Humanity has a long history in which at least some progress has been made in extending healthy lifespans. This progress has resulted from a better understanding of the causes of illness, and with the associated development of treatments and therapies allowing at least the partial restoration of health.

This progress can be split into three great phases. In the first great phase, dating from prehistory, illnesses were understood as resulting, at least some of the time, from bad behaviour. Too much gluttony, too much anger, too much sloth, too much lust, too much avarice – all could raise the likelihood of ill health. The solution, therefore, was good behaviour, coupled with a prayerful commitment to repent of previous sinful ways.

In the second great phase, illnesses were understood as resulting, at least some of the time, from bad hygiene. People learned to beware, not only visible signs of dirt and decay, but also microscopic antagonists that came to be known as germs. By overturning bad hygiene practice – and by promoting an awareness of the roles of bacteria, viruses, vaccinations, and antibiotics – large numbers of different infectious diseases could be impacted in parallel. In this second great phase, life expectancy rose from around 30 years, at the dawn of recorded history, to around 70 years.

Of course, people still fall ill and die. There are diseases whose primary cause is neither bad behaviour nor bad hygiene. In the modern age, more and more people are dying from chronic diseases such as cancer, heart failure, dementia, diabetes, lung failure, and stroke. As people become biologically older, they become more prone to affliction from these illness, and the effects of these illnesses become more serious.

Accordingly, the third great phase of extending healthy lifespans – the phase which is in the process of building up momentum – is to recognise and treat aging as the common cause of large numbers of diseases. By fixing aging – and by promoting an understanding of the roles of cellular damage and extracellular damage in the development of chronic diseases – a huge impact can be made on the prevalence of these diseases.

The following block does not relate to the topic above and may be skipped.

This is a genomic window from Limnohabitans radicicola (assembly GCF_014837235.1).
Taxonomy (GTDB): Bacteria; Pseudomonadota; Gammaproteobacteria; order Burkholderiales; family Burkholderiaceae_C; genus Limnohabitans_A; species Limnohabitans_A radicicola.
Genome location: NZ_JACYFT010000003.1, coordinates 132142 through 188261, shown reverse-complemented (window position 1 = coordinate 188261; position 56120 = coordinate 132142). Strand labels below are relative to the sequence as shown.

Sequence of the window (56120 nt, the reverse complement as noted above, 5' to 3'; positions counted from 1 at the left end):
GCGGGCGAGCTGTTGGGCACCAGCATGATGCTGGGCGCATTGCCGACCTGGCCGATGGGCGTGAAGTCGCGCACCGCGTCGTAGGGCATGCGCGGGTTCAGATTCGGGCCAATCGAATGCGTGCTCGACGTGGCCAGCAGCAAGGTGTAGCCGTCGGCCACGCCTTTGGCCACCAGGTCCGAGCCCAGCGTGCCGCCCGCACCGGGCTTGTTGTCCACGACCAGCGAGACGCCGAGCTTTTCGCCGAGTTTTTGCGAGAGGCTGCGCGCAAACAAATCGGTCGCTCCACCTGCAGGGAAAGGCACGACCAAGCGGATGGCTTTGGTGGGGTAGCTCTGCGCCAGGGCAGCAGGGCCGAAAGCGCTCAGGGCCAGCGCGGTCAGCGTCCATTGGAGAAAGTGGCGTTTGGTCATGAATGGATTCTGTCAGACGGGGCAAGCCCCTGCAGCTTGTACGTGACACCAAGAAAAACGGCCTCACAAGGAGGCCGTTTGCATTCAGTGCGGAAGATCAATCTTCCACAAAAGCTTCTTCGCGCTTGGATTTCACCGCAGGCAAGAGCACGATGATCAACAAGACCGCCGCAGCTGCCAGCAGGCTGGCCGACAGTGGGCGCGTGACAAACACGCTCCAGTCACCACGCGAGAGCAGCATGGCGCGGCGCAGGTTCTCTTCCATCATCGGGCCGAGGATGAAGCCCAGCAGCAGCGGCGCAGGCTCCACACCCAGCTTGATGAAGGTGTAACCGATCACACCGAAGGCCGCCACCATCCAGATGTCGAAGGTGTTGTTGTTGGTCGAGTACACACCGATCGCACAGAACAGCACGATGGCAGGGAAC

Negligible senescence and natural rejuvenation

As it happens, it turns out that some animals appear not to age. As these creatures become chronologically older, there is no increase in their likelihood of falling ill and dying. Such creatures are said to exhibit “negligible senescence”.

Accordingly, there is nothing in biology itself which requires living creatures to age. Nature already possesses mechanisms for bodies to repair themselves in response to damage – and meta-mechanisms for these repair mechanisms to continue to operate indefinitely, without degradation in performance.

Another example of rejuvenation in nature is when a relatively old body, that is a human mother, gives birth to a baby consisting entirely of young cells. Consider also the capabilities of some organisms to regrow parts of their bodies following damage.

Transhumanists foresee that science and technology can adapt, extend, and augment such mechanisms (and meta-mechanisms) to provide the equivalent of negligible senescence to humans. Many new tools and techniques are emerging with encouraging potential, taking advantage of breakthroughs in areas such as artificial intelligence, nanotechnology, stem cell therapies, synthetic biology, and 3D bio-printing. The abolition of aging is at hand.

The naturalistic fallacy

The prospect of unlimited healthy lifespans raises many questions in the minds of people thinking seriously about this topic for the first time. For example, isn’t death natural? And if so, why fight against aging?

Here’s the transhumanist answer. Just because something has been the norm in the past, it does not follow we should accept it and applaud it. The average life expectancy in the past was around 30 years of life. Huge numbers of children died before the age of five. This may be viewed as being “natural”. Transhumanists instead affirm that humans can do better.

It’s similar to how, in the past, the world was full of slavery and caste discrimination. These abominations were even viewed by many as being “natural”. Religious codes seemed to accept such discrimination, as if it were divinely preordained. Indeed, reformers who advocated the abolition of slavery, or the cessation of caste discrimination, were often opposed by religious leaders of the day, who offered apparently venerable arguments for persisting with the status quo. Transhumanists instead affirm that humans can do better. In this case, the rest of the world tends, nowadays, to agree.

In the past, smallpox was present all over the world, killing huge numbers of people. This may be viewed as being “natural”. Transhumanists instead affirm that humans can do better.